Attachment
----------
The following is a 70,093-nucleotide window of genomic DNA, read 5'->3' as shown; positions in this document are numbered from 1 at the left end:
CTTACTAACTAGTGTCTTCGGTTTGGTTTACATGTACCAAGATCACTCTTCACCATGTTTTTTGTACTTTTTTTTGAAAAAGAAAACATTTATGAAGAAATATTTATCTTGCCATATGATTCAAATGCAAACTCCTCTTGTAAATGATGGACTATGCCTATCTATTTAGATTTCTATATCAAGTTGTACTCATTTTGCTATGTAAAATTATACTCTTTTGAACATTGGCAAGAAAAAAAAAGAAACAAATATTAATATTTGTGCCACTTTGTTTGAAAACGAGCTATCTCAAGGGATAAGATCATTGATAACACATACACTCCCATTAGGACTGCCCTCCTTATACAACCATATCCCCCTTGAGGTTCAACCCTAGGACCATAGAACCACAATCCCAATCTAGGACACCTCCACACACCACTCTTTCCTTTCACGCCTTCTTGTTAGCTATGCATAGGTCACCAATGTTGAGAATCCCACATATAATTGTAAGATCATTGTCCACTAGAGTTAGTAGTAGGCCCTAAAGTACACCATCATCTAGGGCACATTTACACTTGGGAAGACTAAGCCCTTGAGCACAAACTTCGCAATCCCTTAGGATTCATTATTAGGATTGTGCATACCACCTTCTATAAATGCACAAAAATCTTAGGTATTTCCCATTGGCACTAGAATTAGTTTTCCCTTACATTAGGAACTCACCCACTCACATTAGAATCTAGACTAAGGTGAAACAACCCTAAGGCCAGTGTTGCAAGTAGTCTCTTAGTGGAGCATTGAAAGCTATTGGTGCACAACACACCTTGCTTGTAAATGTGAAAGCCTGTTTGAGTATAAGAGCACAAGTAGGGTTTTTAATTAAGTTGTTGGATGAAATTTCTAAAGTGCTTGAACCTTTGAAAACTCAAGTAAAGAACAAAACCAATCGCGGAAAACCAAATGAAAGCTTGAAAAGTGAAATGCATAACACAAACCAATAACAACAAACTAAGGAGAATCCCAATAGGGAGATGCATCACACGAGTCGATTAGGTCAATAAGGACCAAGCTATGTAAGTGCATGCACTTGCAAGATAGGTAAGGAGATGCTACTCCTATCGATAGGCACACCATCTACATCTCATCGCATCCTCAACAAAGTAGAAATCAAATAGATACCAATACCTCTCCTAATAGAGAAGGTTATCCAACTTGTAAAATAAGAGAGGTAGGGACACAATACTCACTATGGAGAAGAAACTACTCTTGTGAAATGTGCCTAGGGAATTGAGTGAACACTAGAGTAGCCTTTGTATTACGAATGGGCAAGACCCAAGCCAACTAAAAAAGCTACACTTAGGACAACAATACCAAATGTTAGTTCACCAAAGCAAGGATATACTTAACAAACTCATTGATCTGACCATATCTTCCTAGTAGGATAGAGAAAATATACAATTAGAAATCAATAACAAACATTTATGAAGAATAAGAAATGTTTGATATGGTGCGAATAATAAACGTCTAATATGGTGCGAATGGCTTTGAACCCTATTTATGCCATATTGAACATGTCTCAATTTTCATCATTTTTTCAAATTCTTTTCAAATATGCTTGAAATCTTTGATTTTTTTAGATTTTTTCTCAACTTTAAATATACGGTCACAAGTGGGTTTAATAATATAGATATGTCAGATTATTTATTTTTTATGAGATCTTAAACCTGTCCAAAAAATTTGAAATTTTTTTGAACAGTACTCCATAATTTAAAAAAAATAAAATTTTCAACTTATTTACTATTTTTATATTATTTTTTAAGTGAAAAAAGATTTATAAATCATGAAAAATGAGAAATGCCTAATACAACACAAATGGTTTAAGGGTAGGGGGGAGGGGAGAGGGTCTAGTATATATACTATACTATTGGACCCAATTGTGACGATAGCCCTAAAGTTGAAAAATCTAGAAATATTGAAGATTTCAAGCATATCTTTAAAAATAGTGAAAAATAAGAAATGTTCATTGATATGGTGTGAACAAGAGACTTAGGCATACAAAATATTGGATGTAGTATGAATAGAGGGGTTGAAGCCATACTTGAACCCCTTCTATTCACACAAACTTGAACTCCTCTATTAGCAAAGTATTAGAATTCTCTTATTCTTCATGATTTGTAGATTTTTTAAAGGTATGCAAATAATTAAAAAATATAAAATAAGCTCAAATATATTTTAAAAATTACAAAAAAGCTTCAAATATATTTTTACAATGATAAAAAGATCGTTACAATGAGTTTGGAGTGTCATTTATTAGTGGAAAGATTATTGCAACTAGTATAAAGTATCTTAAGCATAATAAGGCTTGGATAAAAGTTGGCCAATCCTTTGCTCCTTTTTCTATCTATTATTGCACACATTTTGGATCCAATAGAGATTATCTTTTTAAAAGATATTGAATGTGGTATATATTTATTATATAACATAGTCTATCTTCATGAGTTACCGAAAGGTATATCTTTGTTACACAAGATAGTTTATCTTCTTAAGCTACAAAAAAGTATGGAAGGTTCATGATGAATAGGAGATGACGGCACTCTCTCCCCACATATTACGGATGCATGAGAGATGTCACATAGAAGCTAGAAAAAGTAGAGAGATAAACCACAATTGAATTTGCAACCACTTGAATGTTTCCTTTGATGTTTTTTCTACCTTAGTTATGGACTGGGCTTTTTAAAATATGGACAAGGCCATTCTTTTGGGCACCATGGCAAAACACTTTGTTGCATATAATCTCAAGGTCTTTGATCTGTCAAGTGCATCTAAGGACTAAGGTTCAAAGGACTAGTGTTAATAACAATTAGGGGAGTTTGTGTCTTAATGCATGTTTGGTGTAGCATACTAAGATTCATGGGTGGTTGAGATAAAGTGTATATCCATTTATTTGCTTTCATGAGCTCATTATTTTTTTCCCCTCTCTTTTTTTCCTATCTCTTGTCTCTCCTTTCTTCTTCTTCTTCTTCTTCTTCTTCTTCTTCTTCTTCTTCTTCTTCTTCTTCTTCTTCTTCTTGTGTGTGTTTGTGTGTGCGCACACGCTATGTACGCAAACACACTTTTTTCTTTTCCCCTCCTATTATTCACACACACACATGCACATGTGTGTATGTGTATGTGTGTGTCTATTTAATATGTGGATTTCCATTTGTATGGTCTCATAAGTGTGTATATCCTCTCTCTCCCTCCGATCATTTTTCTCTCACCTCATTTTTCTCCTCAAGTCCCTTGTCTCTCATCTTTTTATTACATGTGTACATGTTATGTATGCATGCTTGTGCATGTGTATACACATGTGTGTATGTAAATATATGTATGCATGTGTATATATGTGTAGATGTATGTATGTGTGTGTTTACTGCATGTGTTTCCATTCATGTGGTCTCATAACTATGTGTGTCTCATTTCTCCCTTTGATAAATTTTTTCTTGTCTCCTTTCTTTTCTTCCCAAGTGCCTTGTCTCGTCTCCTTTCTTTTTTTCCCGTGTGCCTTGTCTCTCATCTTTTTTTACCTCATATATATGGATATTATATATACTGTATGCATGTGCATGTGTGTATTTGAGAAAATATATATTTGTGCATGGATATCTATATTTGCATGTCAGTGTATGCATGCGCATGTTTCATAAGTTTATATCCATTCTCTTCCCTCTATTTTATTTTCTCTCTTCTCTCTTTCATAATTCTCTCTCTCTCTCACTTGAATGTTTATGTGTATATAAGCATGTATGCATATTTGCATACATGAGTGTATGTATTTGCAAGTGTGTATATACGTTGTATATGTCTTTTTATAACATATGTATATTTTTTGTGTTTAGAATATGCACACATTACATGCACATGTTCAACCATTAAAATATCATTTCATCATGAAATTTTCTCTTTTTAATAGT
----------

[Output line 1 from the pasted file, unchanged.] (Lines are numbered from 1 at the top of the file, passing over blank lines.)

The following is a 70,093-nucleotide window of genomic DNA, read 5'->3' as shown; positions in this document are numbered from 1 at the left end: